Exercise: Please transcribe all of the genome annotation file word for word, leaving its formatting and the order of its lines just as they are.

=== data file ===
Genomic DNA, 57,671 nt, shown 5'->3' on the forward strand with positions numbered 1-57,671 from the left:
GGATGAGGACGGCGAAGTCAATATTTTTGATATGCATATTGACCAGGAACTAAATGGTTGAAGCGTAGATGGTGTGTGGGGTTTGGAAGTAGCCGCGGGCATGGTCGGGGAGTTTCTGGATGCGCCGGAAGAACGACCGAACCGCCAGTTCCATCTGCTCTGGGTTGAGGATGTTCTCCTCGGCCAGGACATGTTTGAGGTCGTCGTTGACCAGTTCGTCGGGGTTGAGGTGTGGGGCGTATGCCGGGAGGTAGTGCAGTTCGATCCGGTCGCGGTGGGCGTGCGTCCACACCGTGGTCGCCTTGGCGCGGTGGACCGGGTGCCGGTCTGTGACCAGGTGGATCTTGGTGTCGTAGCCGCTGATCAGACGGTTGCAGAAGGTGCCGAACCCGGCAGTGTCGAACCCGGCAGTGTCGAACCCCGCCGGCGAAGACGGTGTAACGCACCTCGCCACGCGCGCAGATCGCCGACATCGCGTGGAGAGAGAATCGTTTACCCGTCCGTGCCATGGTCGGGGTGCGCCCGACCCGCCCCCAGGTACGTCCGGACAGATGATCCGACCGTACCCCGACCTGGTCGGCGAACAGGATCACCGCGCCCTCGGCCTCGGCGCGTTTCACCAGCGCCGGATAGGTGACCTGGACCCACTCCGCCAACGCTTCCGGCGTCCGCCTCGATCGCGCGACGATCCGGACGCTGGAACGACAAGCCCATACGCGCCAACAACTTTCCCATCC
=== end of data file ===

Genomic DNA, 57,671 nt, shown 5'->3' on the forward strand with positions numbered 1-57,671 from the left:
GGATGAGGACGGCGAAGTCAATATTTTTGATATGCATATTGACCAGGAACTAAATGGTTGAAGCGTAGATGGTGTGTGGGGTTTGGAAGTAGCCGCGGGCATGGTCGGGGAGTTTCTGGATGCGCCGGAAGAACGACCGAACCGCCAGTTCCATCTGCTCTGGGTTGAGGATGTTCTCCTCGGCCAGGACATGTTTGAGGTCGTCGTTGACCAGTTCGTCGGGGTTGAGGTGTGGGGCGTATGCCGGGAGGTAGTGCAGTTCGATCCGGTCGCGGTGGGCGTGCGTCCACACCGTGGTCGCCTTGGCGCGGTGGACCGGGTGCCGGTCTGTGACCAGGTGGATCTTGGTGTCGTAGCCGCTGATCAGACGGTTGCAGAAGGTGCCGAACCCGGCAGTGTCGAACCCGGCAGTGTCGAACCCCGCCGGCGAAGACGGTGTAACGCACCTCGCCACGCGCGCAGATCGCCGACATCGCGTGGAGAGAGAATCGTTTACCCGTCCGTGCCATGGTCGGGGTGCGCCCGACCCGCCCCCAGGTACGTCCGGACAGATGATCCGACCGTACCCCGACCTGGTCGGCGAACAGGATCACCGCGCCCTCGGCCTCGGCGCGTTTCACCAGCGCCGGATAGGTGACCTGGACCCACTCCGCCAACGCTTCCGGCGTCCGCCTCGATCGCGCGACGATCCGGACGCTGGAACGACAAGCCCATACGCGCCAACAACTTTCCCATCC